For my part, about a decade ago, I decided not to participate in the consensual standing for the Pledge of Allegiance or the National Anthem at sports contests (as a videographer, I was attending at least a couple of such events each week during the school year). This was several years before Colin Kaepernick’s own individual protest.

I could respect Kaepernick for his actions. I have little to no respect for those today who “take a knee” along with all their teammates because it is the “new thing”. And don’t even ask me what I think of Donald Trump who sought to demonize Kaepernick and others (like me!) for refusing to stand when it was not the “thing” to do. Certain right-wing pols make a lot of political noise about saluting the flag while in the past (the 1950s) the thing was loyalty oaths, as if pro forma recitation is what it takes to make one a “patriot” or a “good Christian”.

Whatever one thinks of such dissent (for many, it is seen as unpatriotic), the world needs dissenters, religious or otherwise. Imagine if no one had dissented over the mRNA “vaccine” and the various government mandates; imagine where we would be now. Bad as things are, without the dissenters, things would be far worse. Think about that the next time Trump or some other demagogue seeks to make political capital out of unpopular protests, even seemingly uncontroversial ones like refusing to stand for the national anthem!

Those of us who have dissented in recent times against the burgeoning medical tyranny can take inspiration from other such dissenters, including those Catholics who held their ground against what they saw as the onslaught of modernity emanating from Vatican Council II.

4 thoughts on “Vatican II”

  1. If you are interested in further reading about the “trads” (also called retrogrades) you might like Martin Malachi’s “faction” book Windswept House. He was also an insider and his novel was written like a thriller. Vatican II is far darker than just a change in church doctrine. Murder, child sex abuse rings, satanic rituals, homosexual orgies, blackmail, assassination plots, and political positioning for power in globalist government are all behind the takeover and destruction of the church.

  2. Wellsprynge– I was delighted to see your avatar face show up here today, as I knew your review was on the way. Welcome! As always, this is excellent. Thank you.

    By the way–my favorite dissenter, though I knew too. little about him, is Martin Luther.

    Dissent for dissesnt’s sake is pointless. But it’s hard to argue that well-reasoned, empirically grounded impassioned dissent can be a force for good. What gives one man the moral fortitude to withstand the orthodoxy of the day while so-called dissenters wither? I suppose God only knows, though certainly man has many theories.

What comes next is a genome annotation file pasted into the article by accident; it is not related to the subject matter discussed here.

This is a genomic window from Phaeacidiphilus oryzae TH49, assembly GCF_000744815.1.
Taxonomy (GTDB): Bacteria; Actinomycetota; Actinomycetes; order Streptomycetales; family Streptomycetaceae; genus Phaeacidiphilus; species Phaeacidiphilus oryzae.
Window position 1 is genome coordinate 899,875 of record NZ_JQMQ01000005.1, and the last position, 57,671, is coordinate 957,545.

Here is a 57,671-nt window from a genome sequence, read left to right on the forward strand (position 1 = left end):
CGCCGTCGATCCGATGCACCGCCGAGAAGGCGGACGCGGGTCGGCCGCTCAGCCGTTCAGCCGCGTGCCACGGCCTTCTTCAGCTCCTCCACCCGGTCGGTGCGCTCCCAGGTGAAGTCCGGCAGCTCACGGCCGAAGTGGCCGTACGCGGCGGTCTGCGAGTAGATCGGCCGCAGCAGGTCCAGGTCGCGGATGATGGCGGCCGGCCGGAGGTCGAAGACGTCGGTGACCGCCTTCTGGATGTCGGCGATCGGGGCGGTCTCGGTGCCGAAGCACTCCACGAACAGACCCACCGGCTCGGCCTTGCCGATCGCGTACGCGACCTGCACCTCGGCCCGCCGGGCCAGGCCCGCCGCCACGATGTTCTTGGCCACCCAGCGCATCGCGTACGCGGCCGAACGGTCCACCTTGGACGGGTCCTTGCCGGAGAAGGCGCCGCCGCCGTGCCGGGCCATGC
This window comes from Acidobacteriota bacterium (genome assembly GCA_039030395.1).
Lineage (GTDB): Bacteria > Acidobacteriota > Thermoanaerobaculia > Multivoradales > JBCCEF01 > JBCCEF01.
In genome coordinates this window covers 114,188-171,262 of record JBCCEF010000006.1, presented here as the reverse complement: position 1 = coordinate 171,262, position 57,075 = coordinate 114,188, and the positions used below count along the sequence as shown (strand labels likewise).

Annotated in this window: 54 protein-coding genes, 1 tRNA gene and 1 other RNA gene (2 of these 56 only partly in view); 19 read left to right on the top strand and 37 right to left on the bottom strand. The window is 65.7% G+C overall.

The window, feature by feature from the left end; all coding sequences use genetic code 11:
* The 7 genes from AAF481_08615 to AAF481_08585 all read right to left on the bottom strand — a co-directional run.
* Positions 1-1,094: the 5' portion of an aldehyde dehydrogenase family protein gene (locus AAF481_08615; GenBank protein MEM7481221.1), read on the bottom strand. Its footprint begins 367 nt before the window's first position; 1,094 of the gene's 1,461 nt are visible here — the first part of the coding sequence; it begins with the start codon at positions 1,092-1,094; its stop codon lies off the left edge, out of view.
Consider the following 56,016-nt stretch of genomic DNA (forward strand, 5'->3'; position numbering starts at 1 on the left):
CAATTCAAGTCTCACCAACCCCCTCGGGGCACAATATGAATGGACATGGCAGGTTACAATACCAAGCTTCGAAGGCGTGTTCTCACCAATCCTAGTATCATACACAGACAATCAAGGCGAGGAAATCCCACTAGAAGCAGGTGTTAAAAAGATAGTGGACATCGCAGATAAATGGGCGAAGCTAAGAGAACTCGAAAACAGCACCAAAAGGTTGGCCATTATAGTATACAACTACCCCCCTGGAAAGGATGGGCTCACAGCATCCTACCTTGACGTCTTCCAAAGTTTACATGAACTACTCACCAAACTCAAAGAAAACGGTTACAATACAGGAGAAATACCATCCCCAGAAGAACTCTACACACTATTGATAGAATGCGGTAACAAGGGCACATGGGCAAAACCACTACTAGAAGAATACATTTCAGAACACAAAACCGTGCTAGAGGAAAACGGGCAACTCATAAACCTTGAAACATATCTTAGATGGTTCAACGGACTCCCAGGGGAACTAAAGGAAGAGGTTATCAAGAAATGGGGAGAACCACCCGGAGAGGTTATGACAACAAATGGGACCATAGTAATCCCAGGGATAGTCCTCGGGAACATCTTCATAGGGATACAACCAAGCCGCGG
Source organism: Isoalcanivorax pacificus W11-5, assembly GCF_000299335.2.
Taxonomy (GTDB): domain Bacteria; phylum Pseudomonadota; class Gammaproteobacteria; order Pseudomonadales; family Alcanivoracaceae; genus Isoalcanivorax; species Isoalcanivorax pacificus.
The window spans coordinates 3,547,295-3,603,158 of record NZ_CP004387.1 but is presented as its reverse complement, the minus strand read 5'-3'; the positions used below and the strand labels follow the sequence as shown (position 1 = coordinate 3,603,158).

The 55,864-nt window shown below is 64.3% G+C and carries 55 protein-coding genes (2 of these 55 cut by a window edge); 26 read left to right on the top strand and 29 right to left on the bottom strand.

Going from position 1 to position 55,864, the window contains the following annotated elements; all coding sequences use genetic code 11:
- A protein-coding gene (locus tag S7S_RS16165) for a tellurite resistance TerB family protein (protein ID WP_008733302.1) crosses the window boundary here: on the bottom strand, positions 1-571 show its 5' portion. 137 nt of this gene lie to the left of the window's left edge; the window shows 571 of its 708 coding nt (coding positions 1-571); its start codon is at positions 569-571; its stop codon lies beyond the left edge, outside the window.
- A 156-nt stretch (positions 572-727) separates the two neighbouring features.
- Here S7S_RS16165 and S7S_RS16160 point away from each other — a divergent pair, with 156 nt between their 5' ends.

The dissenters who most interest me, currently, are those from science. Heterodox scientists who bucked the prevailing “settled science” and gathered evidence for an opposing claim. Most names I can’t recall, but some examples are the fellow who showed the “no new neurons” was false. He was so strongly abused that one of the most famous neurophysiologists of the day argued against him with nothing more than ad hominem attacks. Guess what? Adult brains produce new neurons. Another is still controversial and that’s the plaques cause Alzheimers explanation. Evidence shows they do not, and evidence also shows that the original purporter of an alternative hypothesis lost all of his funding, if I recall. I could go on.

    I myself think it’s right to not willy-nilly accept every new thing that comes down the pike. It’s also wrong to not give fair consideration to well-thought out new alternatives.

    1. It should be obvious who my favorite dissenter is – that would be Sofya Perovskaya. She might be better known except she was not much given to theorizing, writing, etc.

      Even adjusting for the tmes (early 16th century), I am not sure you would have found M. Luther and/or his views, to be very much to your liking. Truth to tell, though, a lot of dissenters were not very likable people and their views oftentimes quite extreme, even repugnant, to modern sensibilities. Perovskaya, though she was an assassin, may actually have been an exception in this regards.

      1. “Perovskaya, though she was an assassin…”

        Well, that was worth a giggle. Thanks.

        My poorly informed feelings about Luther are no doubt colored by the fact that I was raised a Lutheran. So I’m curious to know why you think he/his views wouldn’t be to my liking.

        Talk about Luther reminded me that I have a book, Great Sermons on the Birth of Christ by Celebrated Preachers (1963) which includes a 1530 one by Luther.